- the branch of biology dealing with the form and structure of organisms.
- the form and structure of an organism considered as a whole.
- the patterns of word formation in a particular language, including inflection, derivation, and composition.
- the study and description of such patterns.
- the study of the behavior and combination of morphemes.
- Physical Geography. geomorphology.
- the form or structure of anything: to gain an insight into the morphology of our political system.
- the study of the form or structure of anything.
Origin of morphology
Related Words for morphologynetwork, format, system, arrangement, framework, complex, design, architecture, organization, formation, construction, alphabet, syntax, fabric, make, conformation, texture, fabrication, anatomy, build
Examples from the Web for morphology
Historical Examples of morphology
What proportion of time should be given to morphology in relation to other interests?
Furthermore, morphology is in reality a basal consideration.
The Morphology and Distribution of the wandering cells of Mammalia.Histology of the Blood
The whole subject is included under the general term of Morphology.On the Origin of Species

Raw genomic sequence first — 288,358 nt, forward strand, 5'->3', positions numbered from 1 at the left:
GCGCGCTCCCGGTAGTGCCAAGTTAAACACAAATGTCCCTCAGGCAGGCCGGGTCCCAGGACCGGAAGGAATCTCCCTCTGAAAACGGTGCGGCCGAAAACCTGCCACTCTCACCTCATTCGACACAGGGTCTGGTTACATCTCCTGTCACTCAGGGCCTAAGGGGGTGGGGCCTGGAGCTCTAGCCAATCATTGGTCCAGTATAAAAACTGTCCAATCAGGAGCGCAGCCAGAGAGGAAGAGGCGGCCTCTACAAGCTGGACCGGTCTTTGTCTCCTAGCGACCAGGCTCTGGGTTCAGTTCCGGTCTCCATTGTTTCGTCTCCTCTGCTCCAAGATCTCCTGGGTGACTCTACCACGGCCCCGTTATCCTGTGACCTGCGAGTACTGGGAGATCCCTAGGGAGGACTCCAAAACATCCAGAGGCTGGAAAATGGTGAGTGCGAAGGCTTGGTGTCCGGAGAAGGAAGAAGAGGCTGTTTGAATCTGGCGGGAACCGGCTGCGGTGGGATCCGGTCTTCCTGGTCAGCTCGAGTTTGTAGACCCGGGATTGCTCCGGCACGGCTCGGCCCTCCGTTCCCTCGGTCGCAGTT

Here the relation of his evolution-theory to his morphology is pointed out.Form and Function
E. S. (Edward Stuart) Russell
- the branch of biology concerned with the form and structure of organisms
- the form and structure of words in a language, esp the consistent patterns of inflection, combination, derivation and change, etc, that may be observed and classified
- the form and structure of anything
- The branch of biology that deals with the form and structure of organisms without consideration of function.
- The form and structure of an organism or one of its parts.
- The size, shape, and structure of an organism or one of its parts. Biologists usually describe the morphology of an organism separately from its physiology. In traditional systems of taxonomy, classifications were based on the morphological characteristics of organisms. However, a method of classification based purely on morphology runs the risk of grouping together organisms that are actually relatively unrelated but have evolved similar features. In more modern systems of taxonomy, the genetic similarity of organisms, studied through the methods of molecular biology, is considered in addition to morphology when establishing taxa.